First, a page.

CAPE ELIZABETH — Town officials met with residents of Beverly Terrace Feb. 26 to discuss drainage improvements.
Public Works Director Bob Malley said problems related to the partial failure of the common cellar drain connected to some homes began between three and five years ago.
Nine homes line Beverly Terrace between its two connections to State Avenue, which is off Ocean House Road and parallel to the nearby Trout Brook.
Residents have complained about lawns and basements flooding as a result of the situation. In the winter, the surface water freezes, causing a safety issue for pedestrians. The excess water drowns lawns and serves as a “mosquito haven” in the summer.
Elizabeth Matheson said her entire back yard at 6 Beverly Terrace has become a pond.
“I’ve lost 3 feet of my property to running water,” she said.
Last summer, the town hired Sebago Technics to document the conditions, develop options for drainage improvements and prepare repair cost estimates for the town to consider.
In a report, engineer Steve Harding said the surface water problems stem from basement drain surface discharges from individual sump pumps, the generally flat terrain of the area, and the lack of a public stormwater collection and conveyance system.
The recommendation is to install a new surface drainage system and meet with individual homeowners to tie their sump pump discharges into the new system.
Pre-design estimates place the cost of the project around $100,000; Malley said the funds would come from the town’s roadway and drainage account.
“While we understand there may be a desire of some in the neighborhood for the town to replace the common foundation pipe system, this approach would represent a deviation in normal practice for a municipality to publicly fund the replacement of a private system for the benefit of private residences,” Harding said in his report.
According to the report, the new system would be about 4 feet deep and include five catch basins with open grates that allow surface water to enter the system and underground connection pipes to carry the stormwater to the desired location.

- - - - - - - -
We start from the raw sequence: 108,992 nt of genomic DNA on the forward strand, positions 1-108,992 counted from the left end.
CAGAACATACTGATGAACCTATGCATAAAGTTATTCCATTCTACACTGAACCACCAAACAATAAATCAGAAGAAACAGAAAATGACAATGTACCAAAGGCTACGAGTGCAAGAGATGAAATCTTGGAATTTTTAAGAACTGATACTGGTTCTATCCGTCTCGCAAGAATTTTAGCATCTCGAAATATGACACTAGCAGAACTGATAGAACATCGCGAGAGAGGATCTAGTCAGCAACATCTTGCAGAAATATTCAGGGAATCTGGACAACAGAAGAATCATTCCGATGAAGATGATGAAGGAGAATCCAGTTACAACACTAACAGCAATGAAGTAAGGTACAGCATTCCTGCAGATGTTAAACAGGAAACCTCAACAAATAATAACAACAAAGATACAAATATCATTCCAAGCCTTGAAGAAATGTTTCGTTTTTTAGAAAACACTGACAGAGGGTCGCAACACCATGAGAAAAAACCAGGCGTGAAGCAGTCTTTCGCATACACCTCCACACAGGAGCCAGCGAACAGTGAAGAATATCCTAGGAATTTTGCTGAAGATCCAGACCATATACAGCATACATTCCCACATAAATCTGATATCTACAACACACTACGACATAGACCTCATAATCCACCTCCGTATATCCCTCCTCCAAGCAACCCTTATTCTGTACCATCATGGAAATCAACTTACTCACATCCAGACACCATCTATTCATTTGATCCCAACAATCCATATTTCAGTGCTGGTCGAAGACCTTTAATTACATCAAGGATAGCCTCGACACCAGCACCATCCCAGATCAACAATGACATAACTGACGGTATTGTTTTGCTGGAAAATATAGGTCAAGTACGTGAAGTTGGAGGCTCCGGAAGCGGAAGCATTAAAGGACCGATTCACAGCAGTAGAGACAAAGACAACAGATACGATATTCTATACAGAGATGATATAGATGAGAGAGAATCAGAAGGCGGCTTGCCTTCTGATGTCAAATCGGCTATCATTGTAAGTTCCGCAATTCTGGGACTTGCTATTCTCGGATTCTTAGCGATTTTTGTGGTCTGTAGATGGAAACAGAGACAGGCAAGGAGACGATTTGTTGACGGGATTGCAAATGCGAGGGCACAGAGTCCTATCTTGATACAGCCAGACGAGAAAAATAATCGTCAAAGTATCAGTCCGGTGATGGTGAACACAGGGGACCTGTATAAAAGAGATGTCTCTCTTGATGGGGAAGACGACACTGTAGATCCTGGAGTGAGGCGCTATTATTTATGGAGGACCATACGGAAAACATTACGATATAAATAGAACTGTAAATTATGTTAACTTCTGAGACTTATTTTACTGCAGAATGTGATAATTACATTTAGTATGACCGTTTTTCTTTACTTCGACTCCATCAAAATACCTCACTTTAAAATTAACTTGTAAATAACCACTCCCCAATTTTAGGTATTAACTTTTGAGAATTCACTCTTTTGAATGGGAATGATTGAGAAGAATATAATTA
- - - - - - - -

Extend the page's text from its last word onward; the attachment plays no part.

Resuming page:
“They’re really angle points,” Malley said. “When we have to angle the pipe, we have to have a structure to do that.”
Connecting underground pipes can also be adapted to collect individual basement drainage by adding collection stubs to individual properties.
Sebago also explored improving the existing common foundation drain system, but said this would be more expensive and difficult because the outfall of the system “appears to be located in the driveway of the 14 State Ave. residential lot and then under a detached garage before out falling near Trout Brook.”
While that option would alleviate the amount of discharge groundwater water collected in basements, it may not effectively address the neighborhood’s surface water problem.
According to Harding, installing a new surface drainage system will reduce the residents’ dependence on the common foundation system and provide a way to discard excess groundwater without the need to pump it onto the ground surface.
The town will move forward by accepting bids from interested contractors and meeting with residents to discuss how their sump pumps could tie into the new systems.
Malley said construction may involve work on residents’ lawns, which would require the town to attain construction easements from property owners.
“That gives the town the right to work on private property,” he said. “We have to have that paperwork to protect you and protect the town.”
For years, property owners on Beverly Terrace in Cape Elizabeth have faced drainage issues related to the partial failure of a common cellar drain. Now the town is proposing a remedy that may cost $100,000.